α-synuclein aggregates in the head muscles of 7-days old worms were visualized by fluorescence microscopy (400x magnification) in worms anesthetized with 15 mM sodium azide (Sigma, S2002). Pictures were segmented using Ilastik (version 1.3.0) (available on https://www.ilastik.org/) . The segmented pictures were used to analyze the number and size of the aggregates in Fiji  using the plugin “Analyze Particles”.
Assessment of age-associated features at 25° C
Lifespan, movement, and polyQ aggregation analysis were performed as described above. PolyQ-expressing worms were kept at 20° C until reaching the L4 stage and were afterward kept at 25° C for the rest of their lifespan.
Killing bacteria before seeding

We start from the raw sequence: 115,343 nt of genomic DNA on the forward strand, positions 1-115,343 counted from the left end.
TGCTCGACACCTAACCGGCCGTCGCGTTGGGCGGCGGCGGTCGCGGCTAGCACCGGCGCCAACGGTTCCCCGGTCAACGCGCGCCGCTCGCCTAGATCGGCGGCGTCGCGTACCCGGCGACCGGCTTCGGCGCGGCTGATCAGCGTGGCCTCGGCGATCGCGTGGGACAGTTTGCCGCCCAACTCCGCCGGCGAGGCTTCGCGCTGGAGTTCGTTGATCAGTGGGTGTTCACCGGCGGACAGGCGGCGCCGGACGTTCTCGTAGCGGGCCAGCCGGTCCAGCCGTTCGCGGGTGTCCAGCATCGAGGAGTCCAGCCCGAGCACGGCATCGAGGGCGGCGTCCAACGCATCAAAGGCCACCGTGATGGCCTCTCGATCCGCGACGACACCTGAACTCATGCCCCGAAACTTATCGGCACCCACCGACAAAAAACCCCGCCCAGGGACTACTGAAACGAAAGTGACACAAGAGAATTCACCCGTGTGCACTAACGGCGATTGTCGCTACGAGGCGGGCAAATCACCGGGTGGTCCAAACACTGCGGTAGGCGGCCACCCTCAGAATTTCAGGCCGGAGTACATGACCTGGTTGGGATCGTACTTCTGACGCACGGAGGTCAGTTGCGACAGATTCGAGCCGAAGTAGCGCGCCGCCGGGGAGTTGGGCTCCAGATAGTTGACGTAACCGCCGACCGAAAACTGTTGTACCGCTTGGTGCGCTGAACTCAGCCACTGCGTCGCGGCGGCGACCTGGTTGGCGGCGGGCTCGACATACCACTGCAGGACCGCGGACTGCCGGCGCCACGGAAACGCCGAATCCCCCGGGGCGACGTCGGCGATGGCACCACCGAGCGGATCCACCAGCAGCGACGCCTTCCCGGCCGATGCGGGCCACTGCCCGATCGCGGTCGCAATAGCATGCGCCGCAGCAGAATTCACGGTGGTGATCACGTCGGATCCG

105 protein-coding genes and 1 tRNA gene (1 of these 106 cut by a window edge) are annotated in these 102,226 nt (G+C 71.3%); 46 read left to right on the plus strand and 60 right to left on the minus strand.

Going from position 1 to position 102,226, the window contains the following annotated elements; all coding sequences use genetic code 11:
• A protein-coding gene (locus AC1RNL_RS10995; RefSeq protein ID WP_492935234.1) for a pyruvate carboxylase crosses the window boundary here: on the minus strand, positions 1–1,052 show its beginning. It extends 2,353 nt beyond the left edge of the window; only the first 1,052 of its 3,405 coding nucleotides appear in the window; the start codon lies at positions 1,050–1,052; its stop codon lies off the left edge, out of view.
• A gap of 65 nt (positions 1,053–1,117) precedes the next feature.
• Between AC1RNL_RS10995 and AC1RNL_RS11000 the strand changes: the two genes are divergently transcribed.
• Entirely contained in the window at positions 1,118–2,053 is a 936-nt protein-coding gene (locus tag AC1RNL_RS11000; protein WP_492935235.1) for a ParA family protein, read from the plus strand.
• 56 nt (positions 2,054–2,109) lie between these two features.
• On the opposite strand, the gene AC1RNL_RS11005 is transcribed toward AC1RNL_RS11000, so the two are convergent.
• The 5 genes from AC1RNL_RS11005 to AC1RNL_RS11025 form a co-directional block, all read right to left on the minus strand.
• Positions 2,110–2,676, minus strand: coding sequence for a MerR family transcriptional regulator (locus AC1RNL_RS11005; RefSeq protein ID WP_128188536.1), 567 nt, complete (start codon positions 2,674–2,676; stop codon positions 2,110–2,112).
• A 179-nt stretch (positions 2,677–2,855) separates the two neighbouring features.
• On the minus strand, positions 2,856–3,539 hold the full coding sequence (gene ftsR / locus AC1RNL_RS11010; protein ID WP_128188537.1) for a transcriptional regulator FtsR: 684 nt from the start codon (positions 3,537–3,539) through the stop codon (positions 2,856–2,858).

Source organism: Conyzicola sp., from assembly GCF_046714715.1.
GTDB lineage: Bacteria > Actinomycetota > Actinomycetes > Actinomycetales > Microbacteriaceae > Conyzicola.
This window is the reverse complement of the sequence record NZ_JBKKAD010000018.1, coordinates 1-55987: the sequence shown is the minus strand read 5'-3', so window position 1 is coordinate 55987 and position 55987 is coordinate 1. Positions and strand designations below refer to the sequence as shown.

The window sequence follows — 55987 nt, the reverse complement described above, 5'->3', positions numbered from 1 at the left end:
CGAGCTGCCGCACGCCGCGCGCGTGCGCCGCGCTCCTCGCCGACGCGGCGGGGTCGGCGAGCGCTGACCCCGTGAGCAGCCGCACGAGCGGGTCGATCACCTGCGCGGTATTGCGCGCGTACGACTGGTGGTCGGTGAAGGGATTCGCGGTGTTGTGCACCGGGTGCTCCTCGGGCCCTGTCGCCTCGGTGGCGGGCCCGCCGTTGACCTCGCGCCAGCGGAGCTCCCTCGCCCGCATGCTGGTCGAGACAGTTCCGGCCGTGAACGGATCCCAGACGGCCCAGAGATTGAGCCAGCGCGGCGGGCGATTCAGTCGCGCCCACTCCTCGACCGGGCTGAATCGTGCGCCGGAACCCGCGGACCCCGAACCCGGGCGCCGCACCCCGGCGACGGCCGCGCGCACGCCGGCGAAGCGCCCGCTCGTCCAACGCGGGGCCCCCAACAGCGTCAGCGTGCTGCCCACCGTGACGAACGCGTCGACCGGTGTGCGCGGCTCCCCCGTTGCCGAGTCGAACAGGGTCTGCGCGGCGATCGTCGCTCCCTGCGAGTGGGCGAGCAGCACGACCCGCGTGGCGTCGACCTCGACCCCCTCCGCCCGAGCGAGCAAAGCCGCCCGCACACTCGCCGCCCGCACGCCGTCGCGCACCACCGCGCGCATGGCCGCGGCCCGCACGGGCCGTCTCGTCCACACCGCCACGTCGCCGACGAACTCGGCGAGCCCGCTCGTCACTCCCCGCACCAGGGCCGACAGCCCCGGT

When seeding killed E. coli onto the NGM, the bacteria were pelleted (10 min at 4000 rpm), the supernatant was removed, and the pellet was suspended in S-basal to a final concentration of OD595 = 3.6. Then the bacteria suspension was irradiated with a UVB lamp (Waldmann UV 236 B) for 1 hour to kill the bacteria. The suspension of the dead bacteria was again pelleted and re-suspended in fresh S-basal. Killed bacteria were seeded to NGM plates in a concentration of OD595 = 3.6 and let dry at room temperature overnight.
Killing bacteria on plates
Bacteria (OD595 = 0.9) were seeded to the NGM plates and let grow for 2 days at room temperature. The bacterial lawn was then killed by exposure to UVB light (Waldmann UV 236 B) for 45 min.